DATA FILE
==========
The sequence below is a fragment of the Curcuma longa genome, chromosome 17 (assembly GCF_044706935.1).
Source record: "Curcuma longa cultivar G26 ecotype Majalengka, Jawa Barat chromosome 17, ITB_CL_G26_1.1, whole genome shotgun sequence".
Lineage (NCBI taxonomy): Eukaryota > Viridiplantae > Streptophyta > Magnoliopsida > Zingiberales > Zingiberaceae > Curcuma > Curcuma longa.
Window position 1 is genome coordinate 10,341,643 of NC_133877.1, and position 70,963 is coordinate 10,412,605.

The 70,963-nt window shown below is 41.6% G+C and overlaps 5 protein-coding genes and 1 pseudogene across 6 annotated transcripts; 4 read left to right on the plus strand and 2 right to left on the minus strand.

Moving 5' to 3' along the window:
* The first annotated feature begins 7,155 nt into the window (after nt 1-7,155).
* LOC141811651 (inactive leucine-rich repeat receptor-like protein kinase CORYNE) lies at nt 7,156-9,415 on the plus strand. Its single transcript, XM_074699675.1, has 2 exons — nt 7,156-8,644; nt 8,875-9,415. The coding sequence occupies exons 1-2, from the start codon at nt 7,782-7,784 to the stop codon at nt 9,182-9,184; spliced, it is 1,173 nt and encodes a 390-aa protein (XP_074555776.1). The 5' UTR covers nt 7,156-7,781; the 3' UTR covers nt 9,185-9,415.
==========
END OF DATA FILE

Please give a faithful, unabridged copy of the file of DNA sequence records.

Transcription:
The sequence below is a fragment of the Curcuma longa genome, chromosome 17 (assembly GCF_044706935.1).
Source record: "Curcuma longa cultivar G26 ecotype Majalengka, Jawa Barat chromosome 17, ITB_CL_G26_1.1, whole genome shotgun sequence".
Lineage (NCBI taxonomy): Eukaryota > Viridiplantae > Streptophyta > Magnoliopsida > Zingiberales > Zingiberaceae > Curcuma > Curcuma longa.
Window position 1 is genome coordinate 10,341,643 of NC_133877.1, and position 70,963 is coordinate 10,412,605.

The 70,963-nt window shown below is 41.6% G+C and overlaps 5 protein-coding genes and 1 pseudogene across 6 annotated transcripts; 4 read left to right on the plus strand and 2 right to left on the minus strand.

Moving 5' to 3' along the window:
* The first annotated feature begins 7,155 nt into the window (after nt 1-7,155).
* LOC141811651 (inactive leucine-rich repeat receptor-like protein kinase CORYNE) lies at nt 7,156-9,415 on the plus strand. Its single transcript, XM_074699675.1, has 2 exons — nt 7,156-8,644; nt 8,875-9,415. The coding sequence occupies exons 1-2, from the start codon at nt 7,782-7,784 to the stop codon at nt 9,182-9,184; spliced, it is 1,173 nt and encodes a 390-aa protein (XP_074555776.1). The 5' UTR covers nt 7,156-7,781; the 3' UTR covers nt 9,185-9,415.